1. Use the steps above to classify the two new layers by Natural Breaks and Standard Deviations. Feel free to experiment with any options within the Classification dialogs.

E. Save your map document.

 

Part III: Layer Files and Color Schemes

In the Part II of this lesson you investigated classification methods using ArcGIS's tools and probably used default color schemes. I'd like to revisit (and expand) some of the color topics we touched on briefly in Lessons 1 and 2. In addition, you will see how to create and use Layer files in ArcGIS.

A. Working with Layer files

It is important to remember how ArcGIS stores information. As you know, an ArcMap (*.mxd) document does not store the underlying data compiled in your map. Instead it records a pathway (either full or relative) to the location of the data. Other map elements like a legend, north arrow, or scale bar are saved as part of the *.mxd. Similarly, all of the symbolization and classification changes you make are saved with the map document. You may have experienced the process of remaking a map - when you start over all of the steps taken to give your map a certain look have to be repeated. A Layer File is a way of saving your classification and symbolization choices as a stand-alone file that can be used on other maps.

  1. Open your lesson4.mxd map document.
  2. In the Table of Contents, right-click on your Equal Interval layer and choose Save As a Layer File. Save the new file to your Lesson 4 directory and call it Equal_Interval.lyr.

    Layer files can also be created from groups of map layers.

  3. In the Table of Contents, Cntl-click on your pa_stateroads-philadelphia_2004 and hydrology layers. With both selected, right-click on either and choose Group. Notice that the two individual layers now fall under the heading, New Group Layer. Change this name to Roads and Rivers.
  4. As you did in step 2, save Roads and Rivers as a layer file in your lesson 4 directory. Call it roads_rivers.lyr.

    Let's take a moment and look at the results in ArcCatalog.

  5. Open ArcCatalog and navigate to your Lesson 4 directory. Click the Preview tab.
  6. First, look at the preview of the tracts2000, pa_stateroads-philadelphia_2004, and hydrology shapefiles. Notice that polygons are filled with yellow and lines are displayed in blue.

    Layer files are given yellow, diamond shaped icons.

  7. Now click on the previews of the two new layer files. Do they look as they did on your map?

    It's likely that your roads_rivers.lyr appears unprojected - like the roads shapefile. This is because of the way in which you grouped and saved the *.lyr file. The resultant group inherited coordinate system information from the roads because they were arranged above the rivers in the table of contents. Let's have a closer look at the *.lyr files.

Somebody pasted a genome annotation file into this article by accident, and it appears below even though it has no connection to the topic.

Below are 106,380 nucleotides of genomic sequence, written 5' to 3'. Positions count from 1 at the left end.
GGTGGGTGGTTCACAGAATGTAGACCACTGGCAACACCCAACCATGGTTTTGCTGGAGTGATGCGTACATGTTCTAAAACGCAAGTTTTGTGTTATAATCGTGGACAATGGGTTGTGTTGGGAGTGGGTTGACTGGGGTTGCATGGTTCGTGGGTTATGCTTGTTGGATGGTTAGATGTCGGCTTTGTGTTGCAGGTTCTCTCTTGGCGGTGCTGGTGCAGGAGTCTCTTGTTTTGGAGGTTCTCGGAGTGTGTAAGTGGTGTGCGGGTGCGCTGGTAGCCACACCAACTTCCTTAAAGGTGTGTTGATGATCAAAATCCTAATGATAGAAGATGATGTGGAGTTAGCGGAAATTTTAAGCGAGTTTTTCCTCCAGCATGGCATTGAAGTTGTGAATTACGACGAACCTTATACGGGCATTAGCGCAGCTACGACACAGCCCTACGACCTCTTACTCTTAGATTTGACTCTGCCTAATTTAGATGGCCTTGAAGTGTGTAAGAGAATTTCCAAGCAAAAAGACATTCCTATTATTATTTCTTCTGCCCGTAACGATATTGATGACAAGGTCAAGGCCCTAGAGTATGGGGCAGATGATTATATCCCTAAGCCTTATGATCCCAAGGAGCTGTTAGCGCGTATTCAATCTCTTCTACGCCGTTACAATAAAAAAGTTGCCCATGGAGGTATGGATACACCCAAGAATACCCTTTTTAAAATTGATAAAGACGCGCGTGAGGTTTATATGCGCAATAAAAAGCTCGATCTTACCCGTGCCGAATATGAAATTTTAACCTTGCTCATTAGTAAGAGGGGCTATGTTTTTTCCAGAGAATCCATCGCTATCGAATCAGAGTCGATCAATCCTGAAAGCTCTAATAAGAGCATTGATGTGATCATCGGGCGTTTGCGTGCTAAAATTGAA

8. Open the Properties for the Equal_Interval.lyr file. You should notice that the Properties window looks just like one from ArcMap and NOT like an ArcCatalog Properties window for a shapefile.

    Like a *.mxd file, a layer file does not store the actual data - only the appearance information. This means that delivering a layer file to a colleague is only useful if you both have access to the same datasets.

  9. Open the Properties for the roads_rivers.lyr file. Because this is a grouped layer file the information is organized a little differently.
  10. Click on the Group tab. Choose hydrology from the Layers list and then click the Properties button. The window should now look like what you saw for the Equal_Interval.lyr file.

You will add the two new layer files to a new map shortly but first let's review some material about appropriate color schemes for different mapped data and constraint on color selection.

B. Color schemes for maps

Concept Gallery

Learn more about color schemes in the Concept Gallery.

In the Lesson 4 Concept Gallery, we discussed common classification methods and color schemes. Before you start creating any custom colors and ramps, it is worth taking a few minutes to think about these topics again. Below, you will find three maps of different census data (2000 Census). For each map there are nine different color schemes. After reviewing the alternatives, decide which option is the most appropriate for the mapped data. Click the Best Choice link in each caption to see results and comments.

The first set of nine maps (Figures 4.1.a through 4.1.i), each of which uses a unique color scheme, depicts the percentage of people under age 18 identifying themselves as two or more races. The data are aggregated to counties and classified identically in each example. You may click on each individual map to see an enlarged version of that map.

 

A coropleth map (a) showing the percentage of people under 18 in a section of the northeastern U.S. who identify themselves as two or more races. A coropleth map (b) showing the percentage of people under 18 in a section of the northeastern U.S. who identify themselves as two or more races. A coropleth map (c) showing the percentage of people under 18 in a section of the northeastern U.S. who identify themselves as two or more races.